Money management in lesbian and gay couples ... - Sage Publications


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© Virginia Braun & Victoria Clarke (2013)
Successful qualitative research: A practic
al guide for
. London: Sage. For use in teaching and learning only.

Application to
: The Economic and Social Research Council

Small Grants Scheme

Money Management in Lesbian and Gay Couples

Carole Burgoyne and Victoria Clarke



Most of what we know about household financial management comes from studies of
couples and is thus heavily biased towards the beliefs and behaviours of heterosexual couples. This
has hampered theory development because gender differences in economic beliefs and behaviour
are usually confounded with other factors, such as the
traditional division of labour with a male
breadwinner and a female home
maker. Much less is known about lesbian and gay (LG) couples (or
for that matter, cohabiting heterosexual couples). The proposed research will be one of the first
studies (and certain
ly the first UK study) to examine specifically and in detail how LG couples
manage their finances. This is important for two reasons:

Theories of household financial management should be strengthened by encompassing
more diverse family forms.

Current devel
opments in policy and legislation rely on models of heterosexual behaviour
that may not adequately reflect the lived reality of LG couples.

The following section briefly reviews some of the most relevant findings before presenting

details of
the proposed s

Money in marriage

Pahl (1989) developed the following typology of household financial management:


Whole wage:
female: the husband hands over all or most of his income and the wife
uses this, plus any earnings of her own, to cover all household e
xpenses; (b) male: the
husband retains all income and manages all household finances.


The breadwinner gives their partner a sum to cover household expenses and
retains control of the remainder.


All or most of household income is pooled
, and both partners contribute to its


Independent management (IM):
Both partners (typically) keep separate accounts,
dividing bills between them.

Around half of UK married couples use some form of pooling, about 25% have a female whole wage
stem, about 10% a male whole wage, and 10% have an allowance system (Laurie and Rose, 1994).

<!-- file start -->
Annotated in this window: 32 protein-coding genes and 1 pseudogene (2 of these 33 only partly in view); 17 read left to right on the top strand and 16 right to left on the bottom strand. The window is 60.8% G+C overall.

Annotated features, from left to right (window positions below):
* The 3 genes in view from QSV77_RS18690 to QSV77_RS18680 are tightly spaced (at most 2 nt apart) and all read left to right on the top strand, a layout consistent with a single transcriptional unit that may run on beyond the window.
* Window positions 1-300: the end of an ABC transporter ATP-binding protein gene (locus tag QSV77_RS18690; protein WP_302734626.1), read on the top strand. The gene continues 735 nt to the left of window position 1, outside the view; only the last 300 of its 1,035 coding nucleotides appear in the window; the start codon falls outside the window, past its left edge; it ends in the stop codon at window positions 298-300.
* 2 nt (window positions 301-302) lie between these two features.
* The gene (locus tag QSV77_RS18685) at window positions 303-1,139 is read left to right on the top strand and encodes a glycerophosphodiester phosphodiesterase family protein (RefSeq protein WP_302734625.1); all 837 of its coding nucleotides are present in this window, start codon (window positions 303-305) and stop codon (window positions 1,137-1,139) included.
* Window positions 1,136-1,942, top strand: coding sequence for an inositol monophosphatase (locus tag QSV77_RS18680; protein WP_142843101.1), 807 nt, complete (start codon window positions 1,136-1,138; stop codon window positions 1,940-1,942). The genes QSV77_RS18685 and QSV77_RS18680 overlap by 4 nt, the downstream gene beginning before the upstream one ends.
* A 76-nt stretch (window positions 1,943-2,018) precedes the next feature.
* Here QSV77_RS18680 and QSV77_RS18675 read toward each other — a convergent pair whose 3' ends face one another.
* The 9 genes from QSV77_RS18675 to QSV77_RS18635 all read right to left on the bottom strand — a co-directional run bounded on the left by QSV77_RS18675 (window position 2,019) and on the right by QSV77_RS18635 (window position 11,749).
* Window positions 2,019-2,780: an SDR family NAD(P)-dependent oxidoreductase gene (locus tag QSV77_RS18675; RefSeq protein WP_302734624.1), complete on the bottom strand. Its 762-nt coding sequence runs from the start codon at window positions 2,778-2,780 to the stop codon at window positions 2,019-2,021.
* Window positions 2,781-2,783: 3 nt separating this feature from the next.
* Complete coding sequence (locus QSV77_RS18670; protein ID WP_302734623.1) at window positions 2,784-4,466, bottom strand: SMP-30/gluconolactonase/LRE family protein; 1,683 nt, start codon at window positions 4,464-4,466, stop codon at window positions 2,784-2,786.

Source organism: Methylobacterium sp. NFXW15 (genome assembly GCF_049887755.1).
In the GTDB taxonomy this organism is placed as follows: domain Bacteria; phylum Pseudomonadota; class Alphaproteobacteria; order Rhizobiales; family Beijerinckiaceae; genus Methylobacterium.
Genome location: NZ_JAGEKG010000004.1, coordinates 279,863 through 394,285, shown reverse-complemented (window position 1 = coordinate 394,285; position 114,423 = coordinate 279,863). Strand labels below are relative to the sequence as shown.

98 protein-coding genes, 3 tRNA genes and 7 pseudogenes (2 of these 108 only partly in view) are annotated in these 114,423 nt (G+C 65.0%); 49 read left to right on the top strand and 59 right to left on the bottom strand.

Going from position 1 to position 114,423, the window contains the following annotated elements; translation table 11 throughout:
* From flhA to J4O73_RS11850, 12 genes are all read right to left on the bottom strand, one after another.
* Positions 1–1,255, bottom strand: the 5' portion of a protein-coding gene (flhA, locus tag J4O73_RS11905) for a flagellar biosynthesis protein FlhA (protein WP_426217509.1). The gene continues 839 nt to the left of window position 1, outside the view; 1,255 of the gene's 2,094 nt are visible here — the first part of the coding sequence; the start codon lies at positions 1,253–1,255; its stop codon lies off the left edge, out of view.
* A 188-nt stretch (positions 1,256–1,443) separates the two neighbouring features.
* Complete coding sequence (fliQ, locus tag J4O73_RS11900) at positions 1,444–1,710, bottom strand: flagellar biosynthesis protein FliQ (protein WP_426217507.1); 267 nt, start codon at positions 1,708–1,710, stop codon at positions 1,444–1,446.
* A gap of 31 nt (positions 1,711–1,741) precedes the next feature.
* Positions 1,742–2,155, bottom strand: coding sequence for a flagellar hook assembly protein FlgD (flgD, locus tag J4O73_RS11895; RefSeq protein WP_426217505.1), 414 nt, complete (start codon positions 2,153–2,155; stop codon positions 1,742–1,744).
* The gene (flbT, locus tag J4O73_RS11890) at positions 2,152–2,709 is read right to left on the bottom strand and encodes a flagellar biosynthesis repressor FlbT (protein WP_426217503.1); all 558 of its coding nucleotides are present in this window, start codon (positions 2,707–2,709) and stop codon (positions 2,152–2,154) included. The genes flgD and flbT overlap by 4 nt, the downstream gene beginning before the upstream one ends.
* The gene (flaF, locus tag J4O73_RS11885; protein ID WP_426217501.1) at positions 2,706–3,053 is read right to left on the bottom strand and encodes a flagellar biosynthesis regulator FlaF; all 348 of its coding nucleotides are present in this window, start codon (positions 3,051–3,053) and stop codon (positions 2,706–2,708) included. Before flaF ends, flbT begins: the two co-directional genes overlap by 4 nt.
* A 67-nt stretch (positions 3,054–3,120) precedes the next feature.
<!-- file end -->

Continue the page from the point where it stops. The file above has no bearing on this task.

Less than 2% use IM though this may be more common in second marriages (Burgoyne and Morison,

Key findings:

© Virginia Braun & Victoria Clarke (2013)
Successful qualitative research: A practic
al guide for
. London: Sage. For use in teaching and learning only.

Many still ‘choose’ the traditional division o
f labour.

Money pooled in a joint account may retain a psychological ‘label’ of ownership identifying
its source (Burgoyne, 1990).

Men tend to have more economic power, more say in how money will be used, and more
entitlement to personal spending money (PSM; Pahl, 1995; Burgoyne, 1990).

There is an important distinction between ‘management’ and ‘control’ with men more likely
to have
overall control.

Wives tend to be disadvantaged and to experience greater financial deprivation when
economies have to be made, especially in lower
income households and when husbands
have a high degree of financial control (Vogler and Pahl, 1994).

Men te
nd to think more in terms of equity (rewards proportional to contributions) whereas
women tend to prefer equality.

Women feel less entitled to equal PSM unless they are making a similar
contribution (Burgoyne and Lewis, 1994).

Female breadwinners

play down their potential power, maintaining the normative status of
‘husband’ (Tichenor, 1999; Stamp, 1985).

Overall, wives as a group have less control of money and less ‘say’ in financial decision making.
Despite a pervasive rhetoric about equality in

marriage (Burgoyne and Routh, 2001), the allocation
of money is less egalitarian than it might appear.

Financial management in LG couples

There is a small but growing literature on LG couples, mostly North American, some of which
compares the experiences

of lesbian, gay and heterosexual couples (e.g., Blumstein and Schwartz,
1985, Kurdek, 1994, Peplau and Cochran, 1990). This suggests that egalitarian relationships are more
likely to be valued and achieved in lesbian (and to a lesser extent) gay couples.
LG partners tend to
reject the dominant heterosexual model of marriage, receive the same type of gender role
socialisation and experience small income differences (Harry, 1984). Although family economists